Friday, January 27, 2006

Case o' The Week: No Clark Bar to Foreign Commerce Clause Jx

An international flight -- without intent to commit a crime -- and a commercial sex act is enough to create Foreign Commerce Clause jurisdiction, says the Ninth in United States v. Michael Clark, __ F.3d __, CA 04-30249, Slip. Op. 999 (9th Cir. Jan. 26, 2006), available here. A fascinating, if disapponting, case of first impression, with a thoughtful and compelling dissent by Judge Ferguson -- who doesn't buy this very broad view of federal power.

Players: AFPD Michael Filipovic of Seattle, WA who submitted “excellent and comprehensive briefing on this novel issue.” Slip. Op. at 1002.

Facts: Clark is a 71-year old vet who traveled to Cambodia and was caught having sex for money with two minor boys. Id. at 1005. He raised a host of legal challenges on appeal: the centerpiece was whether Congress had the power to regulate foreign commercial sex crimes under the constitution’s “Foreign Commerce Clause.” Id.

Issue(s): “At issue is whether Congress exceeded its authority to regulate Commerce with foreign Nations . . . in enacting a statute that makes it a felony for any U.S. citizen who travels in foreign commerce, i.e. to a foreign country, to then engage in an illegal commercial sex act with a minor.” Id. at 1003 (quotations and internal citations omitted).

Held: “We hold that Congress acted within the bounds of its constitutional authority.” Id. [The statute’s] combination of requiring travel in foreign commerce, coupled with engagement in a commercial transaction while abroad, implicates foreign commerce to a constitutionally adequate degree.” Id. at 1024. “The combination of Clark’s travel in foreign commerce and his conduct of an illicit commercial sex act in Cambodia shortly thereafter puts the statute squarely within Congress’s Foreign Commerce Clause authority.” Id. at 1027.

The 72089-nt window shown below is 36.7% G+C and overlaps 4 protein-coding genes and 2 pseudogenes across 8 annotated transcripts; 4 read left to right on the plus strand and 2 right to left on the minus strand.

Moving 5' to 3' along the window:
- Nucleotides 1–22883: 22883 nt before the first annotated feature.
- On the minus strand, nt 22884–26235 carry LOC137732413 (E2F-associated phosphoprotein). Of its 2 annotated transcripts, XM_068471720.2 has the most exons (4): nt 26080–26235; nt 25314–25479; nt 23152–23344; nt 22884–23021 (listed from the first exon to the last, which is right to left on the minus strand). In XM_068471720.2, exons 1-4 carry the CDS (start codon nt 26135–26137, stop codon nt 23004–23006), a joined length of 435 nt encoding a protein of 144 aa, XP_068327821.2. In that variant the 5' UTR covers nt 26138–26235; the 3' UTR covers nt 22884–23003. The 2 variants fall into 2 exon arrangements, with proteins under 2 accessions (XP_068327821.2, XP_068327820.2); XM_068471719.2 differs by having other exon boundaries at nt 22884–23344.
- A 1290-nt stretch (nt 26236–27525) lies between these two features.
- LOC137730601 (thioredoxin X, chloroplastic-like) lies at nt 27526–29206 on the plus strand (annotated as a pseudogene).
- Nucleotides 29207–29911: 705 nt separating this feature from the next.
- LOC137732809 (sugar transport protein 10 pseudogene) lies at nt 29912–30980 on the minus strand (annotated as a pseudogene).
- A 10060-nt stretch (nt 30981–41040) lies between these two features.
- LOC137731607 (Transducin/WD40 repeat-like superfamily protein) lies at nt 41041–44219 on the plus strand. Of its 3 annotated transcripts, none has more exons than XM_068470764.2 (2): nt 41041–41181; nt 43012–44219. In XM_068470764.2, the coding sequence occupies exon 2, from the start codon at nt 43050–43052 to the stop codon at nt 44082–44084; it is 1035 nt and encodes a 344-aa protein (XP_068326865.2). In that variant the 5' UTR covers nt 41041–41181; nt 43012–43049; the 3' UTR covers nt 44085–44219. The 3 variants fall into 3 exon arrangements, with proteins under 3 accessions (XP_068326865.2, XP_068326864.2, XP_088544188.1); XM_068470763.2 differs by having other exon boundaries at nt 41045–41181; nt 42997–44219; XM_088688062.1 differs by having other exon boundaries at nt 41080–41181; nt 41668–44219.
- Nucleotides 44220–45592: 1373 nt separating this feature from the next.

Of Note: This is an intriguing and complex case that will be the subject of many law review articles. The majority (McKeown and Hug) effectively abandon the traditional “channels of commerce” approach used for domestic Commerce Clause analysis – a point heavily criticized in a compelling Ferguson dissent. Id. at 1029. It also uses a “new” “rational basis” approach to Commerce Clause analysis. Id. at 1029 (“The rational nexus requirement is met to a constitutionally sufficient degree.”) Again, Ferguson persuasively questions the application of that rule. Although the new Supreme Court will like this outcome, as an important case of first impression – with novel analysis – this opinion seems en banc and/or cert. worthy.

How to Use: Undersigned has spoken to a sex-crimes AUSA who prosecutes these cases nationally: she is delighted with Clark and looks forward to bringing many new cases under the PROTECT Act. Attorneys near major international hubs – LAX, SFO – should read Clark carefully. There are several unaddressed issues in the case. First, the opinion doesn’t resolve how far "downstream" the statute reaches. Id. at 1013. Clark was caught two months after his international travel, but what if the crime was two years, or two decades, after the trip? (As an aside, it sweeps in the most minimal "commercial" contact. $7.00 was involved in this case. Ferguson worries that a US citizen merely eating lunch in France may be caught in the Foreign Commerce clause).

Second, the case is limited to commercial sex crimes. Id. at 1017 & n. 16. Unresolved is whether the Foreign Commerce clause extends to non-commercial sex crimes, which are also prohibited by the PROTECT act.

For Further Reading: Judge Warren Ferguson is one of the old Lions of the Left in the Ninth. Appointed by Carter in 1979, he took senior status in 1986. See article here. Now 85 years old, Judge Ferguson wears his “Liberal” views on his sleeve, god bless him: he advertises for clerks with a “commitment to social justice.” See article here. His steadfast protection of Constitutional rights – despite political pressures – is well-summarized by a notable summary in his Clark dissent: “The Constitution cannot be interpreted according to the principle that the end justifies the means. The sexual abuse of children abroad is despicable, but we should not, and need not, refashion our Constitution to address it.” Slip Op. at 1029.

Steven Kalar, Senior Litigator N.D. Cal. FPD. Website at


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